A group of students go to a certain place to shoot their final year project. Few days later, their families receive text messages stating that they are in a big trouble and need help urgently. When the police officials reach there, they dont find anything except a hand held camera. The camera contains the footage of what all ...more
A group of students go to a certain place to shoot their final year project. Few days later, their families receive text messages stating that they are in a big trouble and need help urgently. When the police officials reach there, they dont find anything except a hand held camera. The camera contains the footage of what all happened with those students and how they went missing. less
“With interesting camerawork and enough thrills the film could have been exceptional, but was let down by a weak script. A one-time watch!”
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One of the biggest cinematic cultural phenomena of the past fifteen years besides bullet-time has been the hand-held camera genre of film-making. Starting off with The Blair Witch Project the hand-held camera soon came to be a staple in not just horror movies but also other genres such as Sci-Fi (Cloverfield, Chronicle) but also used in countless action movies to convey mayhem and confusion in the midst of a fight. It was only a matter of time before Indian movies would pick up on this and while Ragini MMS did employ a few tricks, it wasnt quite in the same league. Now ? (Question Mark) goes the whole nine yards in using the same trick and oddly enough comes out pretty successful.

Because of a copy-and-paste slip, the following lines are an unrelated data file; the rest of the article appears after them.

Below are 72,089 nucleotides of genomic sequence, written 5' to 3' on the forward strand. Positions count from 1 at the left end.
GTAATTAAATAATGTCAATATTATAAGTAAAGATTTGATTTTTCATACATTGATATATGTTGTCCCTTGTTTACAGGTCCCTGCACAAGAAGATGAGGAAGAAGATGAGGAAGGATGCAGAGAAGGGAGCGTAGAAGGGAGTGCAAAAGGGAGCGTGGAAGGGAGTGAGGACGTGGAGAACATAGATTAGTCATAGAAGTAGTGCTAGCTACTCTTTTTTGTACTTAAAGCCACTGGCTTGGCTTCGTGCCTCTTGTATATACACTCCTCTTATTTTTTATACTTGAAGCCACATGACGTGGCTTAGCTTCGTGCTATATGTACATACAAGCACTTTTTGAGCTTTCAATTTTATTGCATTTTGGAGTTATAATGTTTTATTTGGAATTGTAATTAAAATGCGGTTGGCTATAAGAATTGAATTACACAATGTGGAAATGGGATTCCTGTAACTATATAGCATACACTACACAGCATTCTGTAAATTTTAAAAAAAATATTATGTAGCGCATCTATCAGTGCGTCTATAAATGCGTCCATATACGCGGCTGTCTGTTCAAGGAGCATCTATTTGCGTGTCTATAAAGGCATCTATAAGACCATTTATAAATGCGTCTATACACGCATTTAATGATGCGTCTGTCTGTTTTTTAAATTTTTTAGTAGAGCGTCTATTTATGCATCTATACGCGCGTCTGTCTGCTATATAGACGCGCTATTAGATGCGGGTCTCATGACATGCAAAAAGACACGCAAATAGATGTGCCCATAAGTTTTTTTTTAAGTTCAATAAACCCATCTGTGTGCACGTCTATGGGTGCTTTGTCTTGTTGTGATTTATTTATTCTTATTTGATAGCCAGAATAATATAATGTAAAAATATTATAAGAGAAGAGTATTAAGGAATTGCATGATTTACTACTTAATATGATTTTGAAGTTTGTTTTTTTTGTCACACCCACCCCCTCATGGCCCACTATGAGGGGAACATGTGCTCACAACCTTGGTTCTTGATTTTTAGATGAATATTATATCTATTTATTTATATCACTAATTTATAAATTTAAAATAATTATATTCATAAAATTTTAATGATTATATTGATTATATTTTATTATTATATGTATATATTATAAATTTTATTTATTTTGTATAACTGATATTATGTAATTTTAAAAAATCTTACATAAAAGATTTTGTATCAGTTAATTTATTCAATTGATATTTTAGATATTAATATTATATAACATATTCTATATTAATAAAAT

Seven friends head into the wild to make a film, a haunted mansion offers shelter. However soon enough spooky happenings disrupt the proceedings and when one of them is brutally attacked by an unseen force, stupidity prevails and they chose to stay back rather than make a run for it. How they meet their fate forms the crux of the tale; all chronicled by their trusty camera.
Rather than rely on any ominous background score, the director employs tricks such as falling objects or creaky appendages; which do work in parts but the level to which the sound effects are cranked to the max creates a sense of utter irritation at times. The stupidity of some of the characters is jarring but this is a horror movie and they are ghost-fodder so cant really expect any better.
Now for the hand-held camera part, which unfortunately, comes off as a gimmick, that isnt truly required. The director smartly makes sure we get only the stuff from the camera and no external shots which maintains consistency but for me seems a pointless gimmick.
Question Mark / ? is an interesting experiment which could have done with a smarter script but it does manage to offer up decent thrills without any of the frivolities that hamper most Bollywood productions.